Let’s create a more equal world

March 2017

Reshaping the system for an #equalfuture

In many aspects of their lives, girls start out ahead. So how do they fall so far behind? As soon as they enter the workforce, women start to earn less money than men. Put simply, the system is not designed for women to succeed. It’s time we created one that is.


Why the world needs reshaping


  • Women earn up to 24 per cent less than men.1
  • Women represent just under 40 per cent of the world’s labour force, but only control 30 per cent of the world’s wealth.2
  • Women make up less than 23 per cent of all national parliamentarians. And, only 18 per cent of government ministers are women.3
  • The number of women in senior roles has risen to 25%, but that’s up only 1 per cent from 2016. Since 2004, the increase has been just 6%.4
  • Around 15 million girls between the ages of 6 and 10 — compared to 10 million boys — will never attend school if current trends continue.5
  • Women do at least two and a half times as much unpaid work as men.6

In Australia:

  • The full-time total remuneration gender pay gap is 22.4% — men who work full-time earn almost $26,527 a year more than women who work full-time.7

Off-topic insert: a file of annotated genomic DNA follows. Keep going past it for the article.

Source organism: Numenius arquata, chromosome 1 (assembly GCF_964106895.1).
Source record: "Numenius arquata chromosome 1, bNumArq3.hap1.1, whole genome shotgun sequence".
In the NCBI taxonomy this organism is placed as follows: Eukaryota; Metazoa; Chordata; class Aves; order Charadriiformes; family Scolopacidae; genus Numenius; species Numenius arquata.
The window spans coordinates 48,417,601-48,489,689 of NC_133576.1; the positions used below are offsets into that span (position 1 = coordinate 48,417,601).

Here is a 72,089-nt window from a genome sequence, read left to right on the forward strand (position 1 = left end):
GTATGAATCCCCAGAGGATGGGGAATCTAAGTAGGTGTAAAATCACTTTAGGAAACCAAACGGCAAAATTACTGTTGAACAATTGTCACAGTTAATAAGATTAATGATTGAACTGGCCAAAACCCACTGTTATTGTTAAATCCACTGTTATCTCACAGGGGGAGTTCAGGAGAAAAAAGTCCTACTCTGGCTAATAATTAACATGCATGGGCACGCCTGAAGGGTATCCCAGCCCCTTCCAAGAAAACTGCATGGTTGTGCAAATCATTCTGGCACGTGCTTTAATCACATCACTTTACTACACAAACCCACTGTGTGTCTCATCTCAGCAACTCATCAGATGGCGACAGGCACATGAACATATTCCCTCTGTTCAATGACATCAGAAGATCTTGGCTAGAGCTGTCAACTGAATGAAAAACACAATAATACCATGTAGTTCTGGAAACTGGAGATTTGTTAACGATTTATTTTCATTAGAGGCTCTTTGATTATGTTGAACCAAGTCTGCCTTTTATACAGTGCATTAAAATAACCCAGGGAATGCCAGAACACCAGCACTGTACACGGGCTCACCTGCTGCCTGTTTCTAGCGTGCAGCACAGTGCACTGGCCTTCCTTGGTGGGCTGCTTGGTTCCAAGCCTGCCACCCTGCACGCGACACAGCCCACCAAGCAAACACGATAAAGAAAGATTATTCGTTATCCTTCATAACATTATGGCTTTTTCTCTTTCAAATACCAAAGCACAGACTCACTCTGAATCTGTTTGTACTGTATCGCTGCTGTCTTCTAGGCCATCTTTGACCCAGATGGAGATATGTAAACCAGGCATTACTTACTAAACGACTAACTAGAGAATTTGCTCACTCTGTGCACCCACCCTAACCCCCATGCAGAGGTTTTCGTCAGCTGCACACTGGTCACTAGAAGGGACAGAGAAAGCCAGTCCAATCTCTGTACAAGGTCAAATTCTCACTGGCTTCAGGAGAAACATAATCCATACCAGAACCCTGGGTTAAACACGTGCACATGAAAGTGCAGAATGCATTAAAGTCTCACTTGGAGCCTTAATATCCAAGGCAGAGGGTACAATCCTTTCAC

• Women returning to work within 12 months of taking parental leave suffered an average wage penalty (known as the “motherhood penalty”) of almost 7 per cent during the first year back, increasing to 12 per cent the following year.8
  • One in three women are retiring with no super at all.9
  • On average, women have just over half the superannuation savings of men at retirement age.10
  • The national gender pay gap has hovered at 15% and 18% for the past two decades.11
  • 28.9% of women over 65 are living in poverty.12



Creating a more equal world

At ANZ we are committed to doing what we can to support women and help them succeed. While there is no simple solution, to help change things we’ve started the following initiatives.

For our staff:

  • In recognition that many women take time out from the workforce for children, we’re making an additional $500 super contribution each year to all our female employees in Australia.
  • All  staff will receive super contributions for their unpaid parental leave for up to two years on their return to work, which can be worth up to $100,000 in retirement for an average 30-year old female.
  • We’ve introduced gender-balanced recruitment practices to help give every able candidate fair consideration.
  • All roles at ANZ can be worked flexibly, ensuring we are better able to meet the needs of staff and customers.
  • We’re supporting female leaders and women aspiring to senior roles through our Accelerated Banking Experiences for Women and Notable Women programs.

For our customers/the community:

  • Among a number of recommendations made by ANZ, we have submitted a proposal to the Senate inquiry into economic security for women in retirement to amend the Sex Discrimination Act (1984) to allow employers to pay additional superannuation contributions to female employees.
  • We’ve established ‘Given the Chance’, a refugee program giving meaningful employment and opportunities to men and women.
  • We launched the ANZ MoneyMinded financial-literacy program which has helped nearly 420,000 people worldwide improve their financial skills.